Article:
August 2nd, 2017 | Laura McDonagh
For our latest lookbook post, we’re taking lead from gossip mags’ favourite and reigning Brides Up North gym inspiration Pippa Middleton – seriously though, I would swap one of my legs for those biceps. Sigh.
Prior to the wedding of the year, fashion commentators consulted their crystal balls and clamoured to predict the style the Duchess’ little sister would go for – arguably it was all a bit more, well, interesting than the 2011 debate about Kate’s dress decisions because so much (length, sleeves, modest front) is set in stone for a Royal bride. Pippa however, could freestyle it a little – and so she did, surprising the world’s media with her unexpectedly classic Giles Deacon princess gown.
We’ve already fully dissected the new Mrs James Matthews’ bridal style in a Get The Look special, but today we’re zooming in on one of the key details of her stunning frock: namely, the high-neck. We’ve been thinking: what inspiration is out there (other than the £40,000 bespoke designer option, obvs) for a girl who wants a lot of front in her frock?
Main feature images from Julie Vino.
Well, first up is Ersa Atelier, with their to-die-for designs from Bucharest. Sisters Gabriela and Cristina make much artful use of the high-neck in their most recent collections and the results are just – well, see for yourself. Serena with its delicate beaded and detailed sleeved top and plain waisted frothy skirt gives the impression of separates and pulls off the almost impossible feat of being both regal and ‘fashiony’. Pea is at the opposite end of the formality spectrum and is everything its short ‘n’ sweet appellation suggests, with its dropped waist and simple crochet-style fabric. Celie, with its glorious Art Deco-style scallops, speaks of another era, and its high-neck almost looks like a little lace collar – statement and simplicity all at once. If you’re a fan of the high-neck, this collection demands closer inspection.
Jesus Peiro’s current collection also embraces high-necks but takes the look in a slightly different direction. Dresses 7019 and 7002 – the first a halter-neck with a draped sash and large bow at the waist, the second a breathtakingly simple origami-style bodice with subtly slashed neckline and full-on princess skirt – are almost sculptural in design and certainly current rather than classic in feel. Dress 7074 is more conventional – delicate lace overlay and elbow-length sleeves balanced by a mermaid flare – but no less attention-grabbing. The Nanda Devi collection heads for more ethereal territory, so if a Midsummer Night’s Dream-slash-fairytale vibe is your bag, JP’s website is definitely worth a trawl: drifting skirts, pretty lace crop tops and full-length lace sleeves abound. Dreamy bridal design brilliance.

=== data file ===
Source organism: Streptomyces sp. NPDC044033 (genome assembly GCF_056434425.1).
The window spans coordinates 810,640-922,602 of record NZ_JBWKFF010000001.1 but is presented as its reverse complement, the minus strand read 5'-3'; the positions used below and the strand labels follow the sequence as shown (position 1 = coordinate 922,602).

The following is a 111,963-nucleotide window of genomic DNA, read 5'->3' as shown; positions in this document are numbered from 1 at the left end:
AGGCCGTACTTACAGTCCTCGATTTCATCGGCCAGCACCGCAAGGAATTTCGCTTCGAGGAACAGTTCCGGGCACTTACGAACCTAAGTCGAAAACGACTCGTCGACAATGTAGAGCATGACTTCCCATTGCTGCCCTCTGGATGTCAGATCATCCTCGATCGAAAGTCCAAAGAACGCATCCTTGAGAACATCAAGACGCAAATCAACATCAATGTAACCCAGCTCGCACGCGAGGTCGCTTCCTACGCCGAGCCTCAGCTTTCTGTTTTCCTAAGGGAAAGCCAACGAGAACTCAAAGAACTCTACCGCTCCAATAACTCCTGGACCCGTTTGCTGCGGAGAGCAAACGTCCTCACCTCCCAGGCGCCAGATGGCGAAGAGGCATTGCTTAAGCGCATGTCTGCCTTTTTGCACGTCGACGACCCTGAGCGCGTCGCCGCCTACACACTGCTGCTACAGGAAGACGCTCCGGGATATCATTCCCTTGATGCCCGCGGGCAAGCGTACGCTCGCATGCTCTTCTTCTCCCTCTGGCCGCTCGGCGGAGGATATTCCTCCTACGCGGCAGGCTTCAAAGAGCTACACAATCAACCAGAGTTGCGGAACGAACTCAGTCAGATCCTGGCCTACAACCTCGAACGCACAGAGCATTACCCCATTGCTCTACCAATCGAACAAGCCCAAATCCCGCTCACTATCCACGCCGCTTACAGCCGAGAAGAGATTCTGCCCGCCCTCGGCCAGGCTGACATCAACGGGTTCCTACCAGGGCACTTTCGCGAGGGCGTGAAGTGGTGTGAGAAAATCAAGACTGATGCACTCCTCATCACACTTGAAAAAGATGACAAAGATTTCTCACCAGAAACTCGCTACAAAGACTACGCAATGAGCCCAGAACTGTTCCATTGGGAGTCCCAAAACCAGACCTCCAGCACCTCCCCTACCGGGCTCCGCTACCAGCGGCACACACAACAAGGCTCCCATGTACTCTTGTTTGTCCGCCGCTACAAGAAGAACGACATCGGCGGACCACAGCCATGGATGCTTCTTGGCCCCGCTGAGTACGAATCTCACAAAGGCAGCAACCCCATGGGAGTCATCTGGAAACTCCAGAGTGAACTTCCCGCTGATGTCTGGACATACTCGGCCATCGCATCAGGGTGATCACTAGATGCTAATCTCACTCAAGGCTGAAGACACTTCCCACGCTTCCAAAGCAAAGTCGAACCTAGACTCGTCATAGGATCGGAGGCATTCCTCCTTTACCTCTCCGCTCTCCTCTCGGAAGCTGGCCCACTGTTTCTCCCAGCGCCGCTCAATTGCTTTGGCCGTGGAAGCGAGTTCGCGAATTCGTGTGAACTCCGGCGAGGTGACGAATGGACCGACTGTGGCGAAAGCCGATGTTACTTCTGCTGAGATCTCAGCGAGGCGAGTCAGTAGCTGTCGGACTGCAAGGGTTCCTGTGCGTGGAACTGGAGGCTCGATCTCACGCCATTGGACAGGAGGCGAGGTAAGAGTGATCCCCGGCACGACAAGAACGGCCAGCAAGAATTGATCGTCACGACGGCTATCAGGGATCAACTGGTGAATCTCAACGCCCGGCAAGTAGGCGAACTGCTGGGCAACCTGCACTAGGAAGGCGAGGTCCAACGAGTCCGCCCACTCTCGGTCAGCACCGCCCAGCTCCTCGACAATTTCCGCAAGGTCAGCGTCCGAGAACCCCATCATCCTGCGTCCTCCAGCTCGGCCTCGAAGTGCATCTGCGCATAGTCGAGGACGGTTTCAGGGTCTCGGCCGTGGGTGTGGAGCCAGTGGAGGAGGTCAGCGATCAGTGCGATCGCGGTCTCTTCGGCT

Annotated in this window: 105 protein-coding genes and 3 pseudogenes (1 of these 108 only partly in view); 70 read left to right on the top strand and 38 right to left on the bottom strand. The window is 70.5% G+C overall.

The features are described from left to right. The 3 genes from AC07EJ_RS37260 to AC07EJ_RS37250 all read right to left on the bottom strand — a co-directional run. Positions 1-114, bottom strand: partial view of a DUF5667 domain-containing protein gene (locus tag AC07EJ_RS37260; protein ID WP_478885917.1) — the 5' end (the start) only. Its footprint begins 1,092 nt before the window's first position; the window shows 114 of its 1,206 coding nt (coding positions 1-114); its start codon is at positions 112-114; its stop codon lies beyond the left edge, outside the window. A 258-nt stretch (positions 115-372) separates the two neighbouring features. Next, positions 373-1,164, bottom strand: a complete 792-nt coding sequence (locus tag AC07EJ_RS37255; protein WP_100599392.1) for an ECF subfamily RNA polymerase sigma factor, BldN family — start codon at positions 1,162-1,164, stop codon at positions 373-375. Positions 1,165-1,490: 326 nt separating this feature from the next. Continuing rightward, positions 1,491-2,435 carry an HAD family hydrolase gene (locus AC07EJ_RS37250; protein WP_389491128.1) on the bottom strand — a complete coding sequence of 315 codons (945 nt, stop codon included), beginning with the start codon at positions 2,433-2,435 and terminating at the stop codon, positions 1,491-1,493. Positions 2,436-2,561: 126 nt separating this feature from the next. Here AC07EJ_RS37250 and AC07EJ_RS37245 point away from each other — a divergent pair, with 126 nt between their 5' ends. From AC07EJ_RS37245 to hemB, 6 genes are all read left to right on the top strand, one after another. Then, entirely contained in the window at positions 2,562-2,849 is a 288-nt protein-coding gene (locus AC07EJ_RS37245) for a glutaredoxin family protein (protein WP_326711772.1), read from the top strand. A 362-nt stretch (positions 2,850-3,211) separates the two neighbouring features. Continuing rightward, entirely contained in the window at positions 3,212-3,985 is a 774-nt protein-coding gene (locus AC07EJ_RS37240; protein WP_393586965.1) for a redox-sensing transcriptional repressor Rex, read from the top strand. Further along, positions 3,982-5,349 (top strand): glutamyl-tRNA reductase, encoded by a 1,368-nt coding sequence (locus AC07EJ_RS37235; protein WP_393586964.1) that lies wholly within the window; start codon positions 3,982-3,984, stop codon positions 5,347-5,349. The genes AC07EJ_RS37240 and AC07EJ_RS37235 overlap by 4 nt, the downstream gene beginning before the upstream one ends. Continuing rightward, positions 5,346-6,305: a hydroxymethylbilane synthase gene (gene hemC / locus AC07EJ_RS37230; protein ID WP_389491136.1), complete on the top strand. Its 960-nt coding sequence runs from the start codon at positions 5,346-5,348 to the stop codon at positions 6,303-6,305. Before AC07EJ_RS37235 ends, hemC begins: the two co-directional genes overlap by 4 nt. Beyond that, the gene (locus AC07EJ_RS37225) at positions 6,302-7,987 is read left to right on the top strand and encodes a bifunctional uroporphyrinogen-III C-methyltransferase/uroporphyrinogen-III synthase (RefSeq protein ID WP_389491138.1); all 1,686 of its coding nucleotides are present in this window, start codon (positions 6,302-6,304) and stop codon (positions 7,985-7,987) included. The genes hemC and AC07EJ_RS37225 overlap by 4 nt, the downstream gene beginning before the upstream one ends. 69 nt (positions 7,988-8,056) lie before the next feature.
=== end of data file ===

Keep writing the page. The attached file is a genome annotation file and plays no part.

You might be forgiven for thinking that ‘high-necked’ as a descriptor automatically aligns itself with ‘modest’ or even ‘prudish’, and that a high-necked dress is definitely a distant cousin of ‘modern bride’ and even further removed from ‘sexy bride’. Allow us to dispel all misconceptions with Julie Vino’s daring Napoli, Roma and Venice collections. Here we see the modesty of the high neck neutered with plunging backs, daring sheer panels, Swarovski and exposed shoulders – what on earth would Ms Middleton think?
And finally, in more situations than I’d like to admit I find myself asking the question “what would Vera Wang do?” and, in the case of designing a wedding gown for her Fall 2017 and Spring 2018 collections, the answer seems to have frequently been “put a high-neck on it”. Thank you, Vera, for showing us the way with the halter-neck wonderfulness of the Galilea, the all-over lace glamour of the Cecile and the wow-factor of Clemence’s peasant gown perfection. Inspiration overload.
June 2nd, 2017 | Rachel Parry